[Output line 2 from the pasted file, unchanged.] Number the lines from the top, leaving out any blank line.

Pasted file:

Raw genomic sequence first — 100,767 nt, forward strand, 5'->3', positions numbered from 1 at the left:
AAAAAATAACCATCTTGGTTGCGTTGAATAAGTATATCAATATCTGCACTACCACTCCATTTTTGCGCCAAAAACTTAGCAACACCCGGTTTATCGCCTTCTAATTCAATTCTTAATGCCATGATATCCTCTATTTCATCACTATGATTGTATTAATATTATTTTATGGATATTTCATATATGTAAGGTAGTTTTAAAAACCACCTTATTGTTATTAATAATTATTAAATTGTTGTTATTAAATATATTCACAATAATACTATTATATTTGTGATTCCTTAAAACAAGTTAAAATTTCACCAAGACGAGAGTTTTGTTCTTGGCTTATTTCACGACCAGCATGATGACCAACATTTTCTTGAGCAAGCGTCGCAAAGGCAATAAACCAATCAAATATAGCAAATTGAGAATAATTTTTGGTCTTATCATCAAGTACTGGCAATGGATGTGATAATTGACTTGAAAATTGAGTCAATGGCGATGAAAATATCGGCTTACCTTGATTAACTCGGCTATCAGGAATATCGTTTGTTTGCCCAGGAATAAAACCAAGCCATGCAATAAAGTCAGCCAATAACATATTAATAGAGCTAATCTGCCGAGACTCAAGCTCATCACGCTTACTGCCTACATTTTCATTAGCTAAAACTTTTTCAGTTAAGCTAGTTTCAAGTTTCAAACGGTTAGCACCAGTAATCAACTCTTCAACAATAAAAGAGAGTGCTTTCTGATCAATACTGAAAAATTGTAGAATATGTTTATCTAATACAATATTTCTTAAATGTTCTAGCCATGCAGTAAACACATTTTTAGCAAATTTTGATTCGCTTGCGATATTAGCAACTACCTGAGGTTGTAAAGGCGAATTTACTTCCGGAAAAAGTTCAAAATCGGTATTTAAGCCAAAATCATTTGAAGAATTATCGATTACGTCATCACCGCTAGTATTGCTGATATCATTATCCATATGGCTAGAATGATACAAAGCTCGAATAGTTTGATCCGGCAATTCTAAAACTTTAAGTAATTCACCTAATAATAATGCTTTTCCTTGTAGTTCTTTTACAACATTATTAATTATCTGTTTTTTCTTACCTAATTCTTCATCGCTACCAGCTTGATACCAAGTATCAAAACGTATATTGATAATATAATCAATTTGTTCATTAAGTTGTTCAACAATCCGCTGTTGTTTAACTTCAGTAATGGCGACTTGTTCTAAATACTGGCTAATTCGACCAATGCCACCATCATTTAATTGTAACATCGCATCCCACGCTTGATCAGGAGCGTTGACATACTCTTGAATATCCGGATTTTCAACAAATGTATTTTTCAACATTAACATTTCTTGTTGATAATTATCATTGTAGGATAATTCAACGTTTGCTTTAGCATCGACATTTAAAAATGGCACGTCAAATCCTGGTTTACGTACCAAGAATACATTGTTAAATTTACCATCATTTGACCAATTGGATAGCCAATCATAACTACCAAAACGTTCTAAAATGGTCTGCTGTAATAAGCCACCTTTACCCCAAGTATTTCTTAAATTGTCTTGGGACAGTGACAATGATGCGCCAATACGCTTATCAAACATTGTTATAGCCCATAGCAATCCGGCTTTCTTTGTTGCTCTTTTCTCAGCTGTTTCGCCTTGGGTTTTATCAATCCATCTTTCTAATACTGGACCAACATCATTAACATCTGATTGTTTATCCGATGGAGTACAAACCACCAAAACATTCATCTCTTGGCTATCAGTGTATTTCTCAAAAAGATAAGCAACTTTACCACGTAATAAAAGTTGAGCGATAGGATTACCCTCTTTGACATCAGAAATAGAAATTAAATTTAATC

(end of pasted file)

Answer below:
AAAAAATAACCATCTTGGTTGCGTTGAATAAGTATATCAATATCTGCACTACCACTCCATTTTTGCGCCAAAAACTTAGCAACACCCGGTTTATCGCCTTCTAATTCAATTCTTAATGCCATGATATCCTCTATTTCATCACTATGATTGTATTAATATTATTTTATGGATATTTCATATATGTAAGGTAGTTTTAAAAACCACCTTATTGTTATTAATAATTATTAAATTGTTGTTATTAAATATATTCACAATAATACTATTATATTTGTGATTCCTTAAAACAAGTTAAAATTTCACCAAGACGAGAGTTTTGTTCTTGGCTTATTTCACGACCAGCATGATGACCAACATTTTCTTGAGCAAGCGTCGCAAAGGCAATAAACCAATCAAATATAGCAAATTGAGAATAATTTTTGGTCTTATCATCAAGTACTGGCAATGGATGTGATAATTGACTTGAAAATTGAGTCAATGGCGATGAAAATATCGGCTTACCTTGATTAACTCGGCTATCAGGAATATCGTTTGTTTGCCCAGGAATAAAACCAAGCCATGCAATAAAGTCAGCCAATAACATATTAATAGAGCTAATCTGCCGAGACTCAAGCTCATCACGCTTACTGCCTACATTTTCATTAGCTAAAACTTTTTCAGTTAAGCTAGTTTCAAGTTTCAAACGGTTAGCACCAGTAATCAACTCTTCAACAATAAAAGAGAGTGCTTTCTGATCAATACTGAAAAATTGTAGAATATGTTTATCTAATACAATATTTCTTAAATGTTCTAGCCATGCAGTAAACACATTTTTAGCAAATTTTGATTCGCTTGCGATATTAGCAACTACCTGAGGTTGTAAAGGCGAATTTACTTCCGGAAAAAGTTCAAAATCGGTATTTAAGCCAAAATCATTTGAAGAATTATCGATTACGTCATCACCGCTAGTATTGCTGATATCATTATCCATATGGCTAGAATGATACAAAGCTCGAATAGTTTGATCCGGCAATTCTAAAACTTTAAGTAATTCACCTAATAATAATGCTTTTCCTTGTAGTTCTTTTACAACATTATTAATTATCTGTTTTTTCTTACCTAATTCTTCATCGCTACCAGCTTGATACCAAGTATCAAAACGTATATTGATAATATAATCAATTTGTTCATTAAGTTGTTCAACAATCCGCTGTTGTTTAACTTCAGTAATGGCGACTTGTTCTAAATACTGGCTAATTCGACCAATGCCACCATCATTTAATTGTAACATCGCATCCCACGCTTGATCAGGAGCGTTGACATACTCTTGAATATCCGGATTTTCAACAAATGTATTTTTCAACATTAACATTTCTTGTTGATAATTATCATTGTAGGATAATTCAACGTTTGCTTTAGCATCGACATTTAAAAATGGCACGTCAAATCCTGGTTTACGTACCAAGAATACATTGTTAAATTTACCATCATTTGACCAATTGGATAGCCAATCATAACTACCAAAACGTTCTAAAATGGTCTGCTGTAATAAGCCACCTTTACCCCAAGTATTTCTTAAATTGTCTTGGGACAGTGACAATGATGCGCCAATACGCTTATCAAACATTGTTATAGCCCATAGCAATCCGGCTTTCTTTGTTGCTCTTTTCTCAGCTGTTTCGCCTTGGGTTTTATCAATCCATCTTTCTAATACTGGACCAACATCATTAACATCTGATTGTTTATCCGATGGAGTACAAACCACCAAAACATTCATCTCTTGGCTATCAGTGTATTTCTCAAAAAGATAAGCAACTTTACCACGTAATAAAAGTTGAGCGATAGGATTACCCTCTTTGACATCAGAAATAGAAATTAAATTTAATC